Sonos Amp Review

Breaking new ground

The leader in smart speaker systems branches out with a new amplifier.

Cliff Joseph hooks up his loudspeakers

DETAILS

PRODUCT Sonos Amp

ORIGIN US/China

TYPE Integrated amplifier

WEIGHT 2.1kg

DIMENSIONS (WxHxD) 217 x 64 x 217mm

FEATURES

• Quoted power output: 2x 125W (8ohm)

• 16-bit/44.1kHz- capable DAC

• Inputs: 1x stereo RCAs; 1x HDMI ARC; 1x RCA (subwoofer)

• Connectivity: 2x Ethernet ports; wi-fi; AirPlay 2

DISTRIBUTOR Sonos

TELEPHONE 0800 0261526

WEBSITE sonos.com/en-gb

Best known for its popular range of multi-room speakers and soundbars, Sonos hasn’t really made much of an impact on the world of networked audio components so far. The new Sonos Amp aims to change this, though, and could prove to be a tempting solution for those wanting to bring multi-room to an existing favourite pair of passive loudspeakers.

The Amp has a somewhat innocuous design, consisting of a plain black box with the only visible details being the touch-sensitive Volume and Play/ Pause controls on the front and a large circular groove located on the top to circulate air for cooling.

The compact design is very much intended for homes where space is a premium. Sonos also has an eye on the custom-install market, and the slimline Amp is intended to be stackable or rack-mounted, so that more ambitious users or installers can connect multiple Amps to a series of speakers in different rooms and can even be set to output in dual-mono – Sonos is working with specialists such as Sonance to provide complete systems for in-ceiling and wall speaker installations.

Compared with a conventional integrated amplifier or receiver, the Amp might not seem particularly well equipped with connectivity options. Rated at 2x 125W into 8ohm, there’s a set of 4mm speaker plugs/binding posts to drive a pair of passive wired speakers and an RCA output for a wired subwoofer, plus a stereo line-level RCA input.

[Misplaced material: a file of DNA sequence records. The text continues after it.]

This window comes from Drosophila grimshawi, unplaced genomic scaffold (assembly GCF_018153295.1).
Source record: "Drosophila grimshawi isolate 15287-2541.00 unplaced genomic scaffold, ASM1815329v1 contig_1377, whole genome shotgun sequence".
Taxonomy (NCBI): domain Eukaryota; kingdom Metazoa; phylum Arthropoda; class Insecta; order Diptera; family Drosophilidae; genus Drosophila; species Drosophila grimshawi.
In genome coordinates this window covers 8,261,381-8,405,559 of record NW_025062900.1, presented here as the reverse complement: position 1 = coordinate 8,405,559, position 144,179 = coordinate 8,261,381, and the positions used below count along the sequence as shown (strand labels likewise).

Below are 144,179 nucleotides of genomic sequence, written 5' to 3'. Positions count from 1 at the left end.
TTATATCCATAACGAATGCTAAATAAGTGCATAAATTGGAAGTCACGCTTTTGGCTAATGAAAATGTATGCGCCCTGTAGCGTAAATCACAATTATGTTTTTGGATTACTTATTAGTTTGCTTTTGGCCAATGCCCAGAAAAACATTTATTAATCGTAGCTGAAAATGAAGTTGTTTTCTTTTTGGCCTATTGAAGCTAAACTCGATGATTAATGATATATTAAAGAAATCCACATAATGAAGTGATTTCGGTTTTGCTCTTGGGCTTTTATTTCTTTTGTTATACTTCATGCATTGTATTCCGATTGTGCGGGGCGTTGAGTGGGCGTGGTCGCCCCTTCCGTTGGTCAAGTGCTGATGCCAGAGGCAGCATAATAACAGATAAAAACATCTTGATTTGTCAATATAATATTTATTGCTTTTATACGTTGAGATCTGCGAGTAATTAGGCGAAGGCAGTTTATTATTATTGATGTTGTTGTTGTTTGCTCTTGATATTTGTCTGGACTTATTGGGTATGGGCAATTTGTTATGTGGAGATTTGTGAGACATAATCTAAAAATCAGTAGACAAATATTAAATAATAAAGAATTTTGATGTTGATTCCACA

Like all Sonos devices, the Amp connects to your home network, either via wi-fi or one of the two Ethernet ports around the back to enable you to stream music from any networked device, as well as music services such as Spotify, Tidal and Qobuz to a pair of traditional wired speakers of your own choosing.

The initial set-up process is straightforward enough, although it requires the Android or iOS version of the Sonos Controller app for mobile devices. Once the Amp is connected to your network, there are also Mac and Windows versions of the Controller that enable it to play music from a computer as well.

The second Ethernet port can be used to connect a network drive, while the HDMI ARC input enables it to be used with a screen for TV sound through the connected stereo speakers. You can also use the wired speakers as the front channels in a larger surround sound system that uses Sonos speakers and, of course, the Amp enables your wired speakers to act as part of a multi-room setup along with other Sonos devices, such as the recently introduced One speaker or Beam soundbar.

You’re not just limited to using Sonos speakers either. As with the One and Beam speaker and soundbar

An open, attractive sound that works well with a variety of styles and genres

models, the Amp supports AirPlay 2, which means that you can also link it to any other compatible speakers. With the Sonos Amp connected to a pair of Bowers & Wilkins 606 standmounts (see p31) in my lounge, it takes just a tap of a button on my iPad to link the Amp’s output to a portable Libratone Zipp 2 speaker (HFC 446) in my kitchen so that they can play music together.

The Amp does share one rather frustrating limitation with other Sonos products, however, as the company continues to show little interest in hi-res audio formats opting instead for support of FLAC files up to 16-bit/44.1kHz (meaning that 24-bit files are down-converted).

Sound quality

The Amp gets the basics right, with an open, attractive sound that works well with a variety of musical styles and genres. Streaming my collection of lossless ALAC files via the Sonos Controller app, I’m immediately struck by the relaxed, spacious sound that the Sonos Amp and Bowers & Wilkins 606 combo produces with Cut by Low. The opening guitar rings out, sharp and resounding and lingers in the air with an eerie, threatening quality reminiscent of Twin Peaks. The sound is taut and dramatic – the perfect setting for the song’s undercurrent of violence. There’s precision too, as Mimi Parker’s trademark snare-drum kicks in, with a sharp, almost staccato tone that drives the song towards its conclusion. And as Alan Sparhawk